As summertime buds in the Bay Area, there’s a lot of anxiety buzzing around for change as
2001 has marked its halfway point. Bay Area music fans were enlightened by the incredible
sounds of Umphrey's
McGee on Monday, July 2 at the Fourth Street Tavern in San Rafael, CA and on Tuesday, July 3, for a
JamBase Presents show at the Tongue & Groove in San Francisco. Umphrey’s has been ripping up
stages with their dark and heavy funk fusion rock while the same time laying down the
softest most melodic rhythms that the Midwest has produced in a while. The problem is, if
you're not in the Midwest, you don't get to see Umphrey's McGee.
Originally from South Bend, IN, Umphrey’s McGee spends their full time living and playing in
Chicago, IL. However, the band decided to show the west coast how to “bring out the booty
wax” and get down with da umph. On Monday night, the 4th St Tavern was packed with
about 50 people, only about 15 of them understanding what they were about to witness. The
band opened with "Last Man Swerving" and seamlessly segued into the beautiful and
emotional “Divisions,” without question one of Umphrey’s most classic tunes, yet rarely
played these days. The first set continued with a smooth mix of heavy syncopated guitar
riffs, flowing drums, swirling keyboards, and thundering bass sounds that got the San Rafael
locals asking themselves, "Who are these guys, they rip!" They included a lovely rendition of
Coltrane’s “My Favorite Things” as well as perhaps the most epic Umphreys song, “2x2,” to
the huge delight of SuperDeeLove. The second set opened up with one of the bands most
intense songs, “All Things Ninja” in which everyone on the dance floor in transformed into a
Ninja practically because of the heavy grooves that are thrown down. Guitarists Brendan
Bayliss and Jake Cinninger trade off soaring jams that take you down to the middle of the
earth amongst a much of heavy and grimy mud, but then release you into thin air in with
incredibly elating climaxes.
Drummer Mike Mirro and percussionist Andy Farag were graced with the
opportunity to play with local drumming sensation, Alan Hertz, who joined the band
for "Hangover >> Sweetness >> DRUMS >> Sweetness >> Hangover" in which the audience
was moved to about 15 different driving, bouncing, floating, sucking and stomping sections
before this 25 minute session was complete. After a lovely "2nd Self" and two more songs to
close the show, the band was done. However, the vibe around the venue was that of a
special night. All of a sudden, 50 west coast music heads were transformed by Umphrey's McGee and
thrown into a different musical land for 2 hours. There were brought back to the “armpit of
America,” as Brendan Bayliss likes to say, and shown what incredibly tight and talented
musicians are all about.
On Tuesday night, Umphrey’s reached the pinnacle of their West Coast Tour, selling out the
Tongue and Groove in San Francisco and being able to play three sets of music at the
JamBase Presents evening of Midwest funk-rock. As the band ripped into “Der Bluten Kat”
to open the show, band manager Vince Iwinski turned to me and said, “this is the best part of
the night, because you know that you’re about to get three sets of Umphrey’s McGee.”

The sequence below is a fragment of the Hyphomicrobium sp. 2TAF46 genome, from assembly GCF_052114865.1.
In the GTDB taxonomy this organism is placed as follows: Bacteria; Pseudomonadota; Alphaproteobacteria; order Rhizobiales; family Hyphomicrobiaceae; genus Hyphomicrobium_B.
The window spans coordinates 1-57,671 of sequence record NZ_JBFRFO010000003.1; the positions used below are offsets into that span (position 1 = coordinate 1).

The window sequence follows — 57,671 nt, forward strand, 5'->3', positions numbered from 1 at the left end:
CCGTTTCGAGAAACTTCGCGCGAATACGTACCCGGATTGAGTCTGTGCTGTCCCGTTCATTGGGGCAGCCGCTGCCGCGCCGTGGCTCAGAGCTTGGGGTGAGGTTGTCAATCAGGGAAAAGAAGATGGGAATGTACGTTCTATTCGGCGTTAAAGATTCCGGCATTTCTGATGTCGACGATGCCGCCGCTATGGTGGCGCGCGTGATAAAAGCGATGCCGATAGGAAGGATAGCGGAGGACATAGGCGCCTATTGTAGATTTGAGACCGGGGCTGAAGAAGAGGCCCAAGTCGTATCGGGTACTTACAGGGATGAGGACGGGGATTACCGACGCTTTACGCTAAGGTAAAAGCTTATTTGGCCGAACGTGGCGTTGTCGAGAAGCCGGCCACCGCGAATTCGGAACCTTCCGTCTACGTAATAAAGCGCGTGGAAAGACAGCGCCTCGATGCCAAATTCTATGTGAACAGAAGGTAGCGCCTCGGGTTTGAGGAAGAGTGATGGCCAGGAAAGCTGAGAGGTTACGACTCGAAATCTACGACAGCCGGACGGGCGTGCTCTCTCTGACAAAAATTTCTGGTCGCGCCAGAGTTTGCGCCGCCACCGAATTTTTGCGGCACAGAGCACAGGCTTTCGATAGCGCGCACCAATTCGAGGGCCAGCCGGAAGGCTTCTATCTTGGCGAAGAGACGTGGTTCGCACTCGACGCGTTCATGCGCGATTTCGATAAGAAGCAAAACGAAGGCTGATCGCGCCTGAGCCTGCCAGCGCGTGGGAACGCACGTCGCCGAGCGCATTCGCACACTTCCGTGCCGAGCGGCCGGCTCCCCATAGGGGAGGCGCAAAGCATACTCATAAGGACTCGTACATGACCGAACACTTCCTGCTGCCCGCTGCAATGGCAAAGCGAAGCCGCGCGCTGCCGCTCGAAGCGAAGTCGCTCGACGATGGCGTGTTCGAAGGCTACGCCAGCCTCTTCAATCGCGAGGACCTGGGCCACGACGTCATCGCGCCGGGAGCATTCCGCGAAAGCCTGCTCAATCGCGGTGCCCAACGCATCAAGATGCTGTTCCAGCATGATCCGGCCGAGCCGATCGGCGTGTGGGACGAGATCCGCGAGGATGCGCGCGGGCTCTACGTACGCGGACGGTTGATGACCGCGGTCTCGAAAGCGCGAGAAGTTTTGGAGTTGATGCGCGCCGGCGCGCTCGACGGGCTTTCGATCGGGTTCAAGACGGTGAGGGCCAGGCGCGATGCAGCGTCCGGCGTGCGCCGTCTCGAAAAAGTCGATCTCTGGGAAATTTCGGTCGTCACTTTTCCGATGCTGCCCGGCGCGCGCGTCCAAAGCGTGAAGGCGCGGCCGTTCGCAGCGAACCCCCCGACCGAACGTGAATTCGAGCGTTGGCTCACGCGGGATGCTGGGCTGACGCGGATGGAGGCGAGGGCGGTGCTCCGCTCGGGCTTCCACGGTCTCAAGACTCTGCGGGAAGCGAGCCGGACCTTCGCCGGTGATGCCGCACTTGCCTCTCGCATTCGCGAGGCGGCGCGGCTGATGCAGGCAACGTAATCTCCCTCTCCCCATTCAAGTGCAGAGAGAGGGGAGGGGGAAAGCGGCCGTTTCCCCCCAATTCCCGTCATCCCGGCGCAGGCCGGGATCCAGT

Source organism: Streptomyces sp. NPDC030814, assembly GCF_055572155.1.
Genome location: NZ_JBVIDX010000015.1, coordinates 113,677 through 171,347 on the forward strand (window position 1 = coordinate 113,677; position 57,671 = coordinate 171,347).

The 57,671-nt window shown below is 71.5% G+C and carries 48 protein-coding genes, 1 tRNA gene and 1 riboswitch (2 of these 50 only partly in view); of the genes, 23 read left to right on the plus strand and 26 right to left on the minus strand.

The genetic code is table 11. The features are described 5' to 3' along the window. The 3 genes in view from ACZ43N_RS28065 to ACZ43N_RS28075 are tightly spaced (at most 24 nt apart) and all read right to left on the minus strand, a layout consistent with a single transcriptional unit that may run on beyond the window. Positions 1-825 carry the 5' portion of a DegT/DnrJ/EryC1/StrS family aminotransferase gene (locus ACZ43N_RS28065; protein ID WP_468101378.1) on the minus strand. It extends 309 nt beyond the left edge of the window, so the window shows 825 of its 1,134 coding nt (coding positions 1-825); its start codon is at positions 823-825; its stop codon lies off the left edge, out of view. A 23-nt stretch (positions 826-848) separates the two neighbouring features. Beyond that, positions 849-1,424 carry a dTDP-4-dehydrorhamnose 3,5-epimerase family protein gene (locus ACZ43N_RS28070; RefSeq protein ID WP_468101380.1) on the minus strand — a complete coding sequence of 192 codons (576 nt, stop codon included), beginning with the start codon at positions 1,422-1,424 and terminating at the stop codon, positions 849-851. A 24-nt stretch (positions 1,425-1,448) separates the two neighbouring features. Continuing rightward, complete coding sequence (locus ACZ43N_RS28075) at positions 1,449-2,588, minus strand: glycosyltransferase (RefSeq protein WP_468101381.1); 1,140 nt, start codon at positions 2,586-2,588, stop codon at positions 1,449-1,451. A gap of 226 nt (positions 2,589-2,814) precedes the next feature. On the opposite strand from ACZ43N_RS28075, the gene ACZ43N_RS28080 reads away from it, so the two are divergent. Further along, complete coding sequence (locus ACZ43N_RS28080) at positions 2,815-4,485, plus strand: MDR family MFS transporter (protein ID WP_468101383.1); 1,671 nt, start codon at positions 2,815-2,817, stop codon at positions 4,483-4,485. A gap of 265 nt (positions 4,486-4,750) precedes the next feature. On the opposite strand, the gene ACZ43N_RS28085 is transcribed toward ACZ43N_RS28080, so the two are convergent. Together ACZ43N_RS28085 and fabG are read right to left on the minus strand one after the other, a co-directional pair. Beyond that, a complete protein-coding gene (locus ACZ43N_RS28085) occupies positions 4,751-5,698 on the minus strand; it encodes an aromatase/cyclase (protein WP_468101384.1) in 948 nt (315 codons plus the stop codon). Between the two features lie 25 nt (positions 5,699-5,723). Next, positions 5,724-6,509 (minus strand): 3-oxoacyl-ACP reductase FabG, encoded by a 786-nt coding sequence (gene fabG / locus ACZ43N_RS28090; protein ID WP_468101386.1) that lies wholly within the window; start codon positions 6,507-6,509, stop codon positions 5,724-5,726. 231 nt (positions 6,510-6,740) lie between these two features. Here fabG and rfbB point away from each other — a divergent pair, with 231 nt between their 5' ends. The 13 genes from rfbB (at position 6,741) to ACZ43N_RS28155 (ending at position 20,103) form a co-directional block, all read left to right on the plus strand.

Surely enough, the band ripped from soft and rhythmic songs to dark, slow, and mind-
blowing moments of energy that at times has the intensity of a Disco Biscuits show, but in a
much more developed and tighter sound. Umphrey’s likes to walk the listener from one
carefully written out section to another, keeping the ear guessing for what will come next.
One long time fan of the band put it correctly when he said, “the moment isn’t created
from what section they’re playing now, but from what section they were just playing.”
The band continued to impress SF kids throughout the night but reached their highlight it the
second set with “Andy’s Last Beer,” without question the highest energy point in the night.
The rest of the show included cover songs like Men At Work’s “Down Under,” and Warren
G’s “Regulate” (da umph got some soul to them), as well as originals like the acoustic “Uncle
Wally,” the rocking and rolling classic “All in Time,” and the syncopated and jazzy “Nothing
According to keyboardist Joel Cummins, he has been extremely joyous with the turnout of
people, the shows, and the reception they’ve received down the coast and considers them
very lucky to be able to play at such an incredible place and have such an incredible time.
I’d like to wish the best of luck to the band members, Brendan Bayliss, Ryan “Pony” Stasik,
Mike Mirro, Joel Cummins, Andy Farag, and Jake Cinninger as well as manager, Vince
Iwinksi, sound engineer Kevin Browning and light director Adam Budney. This band has
been working extremely hard since their first gig in South Bend, IN at the
late Bridget McGuire’s under the name “Fat Tony.” Umphrey’s now prepares for a big
weekend at High Sierra Music Festival and another week on the west coast. If you haven’t
seen these guys or heard any of their music, you’re missing out. They’re doing something
very special and I highly recommend listening to one of the most full sounds I’ve heard from
any band in a long time. Whether they’re covering Paul Simon, Lionel Richie, or throwing
intense original sounds your way, this band will not fail to impress.
"8 arms play for one goal"
JamBase Correspondent with Umph!
Go See Live Music!
Photos by SuperDee
This review was written before Umphrey's McGee rocked out two HUGE performances at
the High Sierra Music Festival this past weekend. Congratulations to all the musicians and
crew for an incredibly successful first trip to California!